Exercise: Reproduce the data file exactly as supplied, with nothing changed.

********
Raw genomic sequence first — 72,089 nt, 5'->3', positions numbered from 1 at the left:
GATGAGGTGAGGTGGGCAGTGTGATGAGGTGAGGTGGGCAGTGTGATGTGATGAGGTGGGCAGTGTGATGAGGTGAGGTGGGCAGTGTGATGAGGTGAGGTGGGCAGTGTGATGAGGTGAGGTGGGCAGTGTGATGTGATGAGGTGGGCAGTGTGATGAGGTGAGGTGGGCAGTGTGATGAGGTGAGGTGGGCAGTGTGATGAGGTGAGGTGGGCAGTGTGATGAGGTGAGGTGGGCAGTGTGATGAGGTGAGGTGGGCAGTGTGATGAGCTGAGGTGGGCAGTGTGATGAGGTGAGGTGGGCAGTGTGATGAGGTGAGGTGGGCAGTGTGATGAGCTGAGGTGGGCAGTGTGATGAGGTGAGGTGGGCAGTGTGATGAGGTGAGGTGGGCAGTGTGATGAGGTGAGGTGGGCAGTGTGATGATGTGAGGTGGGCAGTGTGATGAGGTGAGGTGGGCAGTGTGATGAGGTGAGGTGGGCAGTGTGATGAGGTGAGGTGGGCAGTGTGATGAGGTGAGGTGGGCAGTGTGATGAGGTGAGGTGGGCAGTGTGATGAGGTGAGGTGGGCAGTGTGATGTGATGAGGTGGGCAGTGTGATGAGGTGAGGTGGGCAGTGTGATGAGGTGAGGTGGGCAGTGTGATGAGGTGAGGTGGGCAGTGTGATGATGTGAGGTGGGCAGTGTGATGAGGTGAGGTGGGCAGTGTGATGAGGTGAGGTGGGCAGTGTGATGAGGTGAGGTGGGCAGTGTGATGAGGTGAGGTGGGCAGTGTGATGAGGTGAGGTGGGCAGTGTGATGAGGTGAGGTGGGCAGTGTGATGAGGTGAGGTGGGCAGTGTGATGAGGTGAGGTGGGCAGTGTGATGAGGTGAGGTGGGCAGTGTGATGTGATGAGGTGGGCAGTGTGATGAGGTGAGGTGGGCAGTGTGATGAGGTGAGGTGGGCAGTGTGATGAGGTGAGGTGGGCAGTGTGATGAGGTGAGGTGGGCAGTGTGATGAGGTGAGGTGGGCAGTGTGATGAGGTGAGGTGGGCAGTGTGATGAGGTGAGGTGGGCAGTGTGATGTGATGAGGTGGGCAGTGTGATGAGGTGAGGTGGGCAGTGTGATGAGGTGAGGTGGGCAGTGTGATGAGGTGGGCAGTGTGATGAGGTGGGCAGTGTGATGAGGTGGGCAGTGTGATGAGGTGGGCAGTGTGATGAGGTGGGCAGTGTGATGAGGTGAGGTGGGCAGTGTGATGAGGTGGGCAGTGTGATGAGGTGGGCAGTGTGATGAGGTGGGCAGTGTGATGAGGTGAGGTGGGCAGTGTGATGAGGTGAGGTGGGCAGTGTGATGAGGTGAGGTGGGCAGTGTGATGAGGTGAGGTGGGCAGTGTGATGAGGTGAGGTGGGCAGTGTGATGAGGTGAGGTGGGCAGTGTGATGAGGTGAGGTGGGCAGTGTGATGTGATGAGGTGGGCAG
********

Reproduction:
Raw genomic sequence first — 72,089 nt, 5'->3', positions numbered from 1 at the left:
GATGAGGTGAGGTGGGCAGTGTGATGAGGTGAGGTGGGCAGTGTGATGTGATGAGGTGGGCAGTGTGATGAGGTGAGGTGGGCAGTGTGATGAGGTGAGGTGGGCAGTGTGATGAGGTGAGGTGGGCAGTGTGATGTGATGAGGTGGGCAGTGTGATGAGGTGAGGTGGGCAGTGTGATGAGGTGAGGTGGGCAGTGTGATGAGGTGAGGTGGGCAGTGTGATGAGGTGAGGTGGGCAGTGTGATGAGGTGAGGTGGGCAGTGTGATGAGCTGAGGTGGGCAGTGTGATGAGGTGAGGTGGGCAGTGTGATGAGGTGAGGTGGGCAGTGTGATGAGCTGAGGTGGGCAGTGTGATGAGGTGAGGTGGGCAGTGTGATGAGGTGAGGTGGGCAGTGTGATGAGGTGAGGTGGGCAGTGTGATGATGTGAGGTGGGCAGTGTGATGAGGTGAGGTGGGCAGTGTGATGAGGTGAGGTGGGCAGTGTGATGAGGTGAGGTGGGCAGTGTGATGAGGTGAGGTGGGCAGTGTGATGAGGTGAGGTGGGCAGTGTGATGAGGTGAGGTGGGCAGTGTGATGTGATGAGGTGGGCAGTGTGATGAGGTGAGGTGGGCAGTGTGATGAGGTGAGGTGGGCAGTGTGATGAGGTGAGGTGGGCAGTGTGATGATGTGAGGTGGGCAGTGTGATGAGGTGAGGTGGGCAGTGTGATGAGGTGAGGTGGGCAGTGTGATGAGGTGAGGTGGGCAGTGTGATGAGGTGAGGTGGGCAGTGTGATGAGGTGAGGTGGGCAGTGTGATGAGGTGAGGTGGGCAGTGTGATGAGGTGAGGTGGGCAGTGTGATGAGGTGAGGTGGGCAGTGTGATGAGGTGAGGTGGGCAGTGTGATGTGATGAGGTGGGCAGTGTGATGAGGTGAGGTGGGCAGTGTGATGAGGTGAGGTGGGCAGTGTGATGAGGTGAGGTGGGCAGTGTGATGAGGTGAGGTGGGCAGTGTGATGAGGTGAGGTGGGCAGTGTGATGAGGTGAGGTGGGCAGTGTGATGAGGTGAGGTGGGCAGTGTGATGTGATGAGGTGGGCAGTGTGATGAGGTGAGGTGGGCAGTGTGATGAGGTGAGGTGGGCAGTGTGATGAGGTGGGCAGTGTGATGAGGTGGGCAGTGTGATGAGGTGGGCAGTGTGATGAGGTGGGCAGTGTGATGAGGTGGGCAGTGTGATGAGGTGAGGTGGGCAGTGTGATGAGGTGGGCAGTGTGATGAGGTGGGCAGTGTGATGAGGTGGGCAGTGTGATGAGGTGAGGTGGGCAGTGTGATGAGGTGAGGTGGGCAGTGTGATGAGGTGAGGTGGGCAGTGTGATGAGGTGAGGTGGGCAGTGTGATGAGGTGAGGTGGGCAGTGTGATGAGGTGAGGTGGGCAGTGTGATGAGGTGAGGTGGGCAGTGTGATGTGATGAGGTGGGCAG